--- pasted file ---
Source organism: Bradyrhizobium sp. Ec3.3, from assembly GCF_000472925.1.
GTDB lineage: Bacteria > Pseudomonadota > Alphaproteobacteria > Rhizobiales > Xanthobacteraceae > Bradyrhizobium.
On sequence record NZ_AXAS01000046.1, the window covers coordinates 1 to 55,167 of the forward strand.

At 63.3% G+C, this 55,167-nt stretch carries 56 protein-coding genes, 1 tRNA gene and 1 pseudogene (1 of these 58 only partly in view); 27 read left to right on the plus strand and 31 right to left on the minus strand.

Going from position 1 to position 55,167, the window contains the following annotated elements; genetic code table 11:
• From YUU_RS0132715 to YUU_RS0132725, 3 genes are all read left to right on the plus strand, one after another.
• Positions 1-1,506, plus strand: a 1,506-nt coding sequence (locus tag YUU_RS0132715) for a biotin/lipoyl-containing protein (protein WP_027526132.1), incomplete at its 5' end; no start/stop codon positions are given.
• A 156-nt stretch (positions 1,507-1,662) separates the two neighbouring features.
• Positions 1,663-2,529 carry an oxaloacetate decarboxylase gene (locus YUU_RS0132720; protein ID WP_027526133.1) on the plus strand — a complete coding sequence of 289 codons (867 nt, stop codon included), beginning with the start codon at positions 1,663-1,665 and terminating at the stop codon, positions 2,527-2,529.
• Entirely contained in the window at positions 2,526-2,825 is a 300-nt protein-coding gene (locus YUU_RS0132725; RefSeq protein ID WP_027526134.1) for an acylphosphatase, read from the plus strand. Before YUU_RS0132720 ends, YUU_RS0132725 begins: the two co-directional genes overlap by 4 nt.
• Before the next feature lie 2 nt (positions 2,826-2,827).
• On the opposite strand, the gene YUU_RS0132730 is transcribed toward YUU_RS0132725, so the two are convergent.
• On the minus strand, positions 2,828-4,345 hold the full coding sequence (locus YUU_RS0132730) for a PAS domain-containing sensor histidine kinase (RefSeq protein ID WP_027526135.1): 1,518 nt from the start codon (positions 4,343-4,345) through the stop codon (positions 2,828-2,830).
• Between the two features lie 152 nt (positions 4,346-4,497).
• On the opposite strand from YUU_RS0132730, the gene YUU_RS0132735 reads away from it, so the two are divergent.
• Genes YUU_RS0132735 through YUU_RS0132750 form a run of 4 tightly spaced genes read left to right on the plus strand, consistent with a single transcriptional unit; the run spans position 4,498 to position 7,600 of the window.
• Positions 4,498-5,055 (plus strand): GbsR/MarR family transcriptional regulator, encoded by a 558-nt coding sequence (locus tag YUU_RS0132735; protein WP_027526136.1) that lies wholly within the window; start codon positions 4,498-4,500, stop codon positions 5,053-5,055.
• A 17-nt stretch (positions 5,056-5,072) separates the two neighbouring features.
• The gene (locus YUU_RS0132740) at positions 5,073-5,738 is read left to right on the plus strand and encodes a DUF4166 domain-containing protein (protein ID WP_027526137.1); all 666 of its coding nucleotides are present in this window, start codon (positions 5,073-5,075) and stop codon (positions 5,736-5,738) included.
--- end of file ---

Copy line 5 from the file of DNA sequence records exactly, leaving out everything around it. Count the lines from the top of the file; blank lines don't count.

Going from position 1 to position 55,167, the window contains the following annotated elements; genetic code table 11: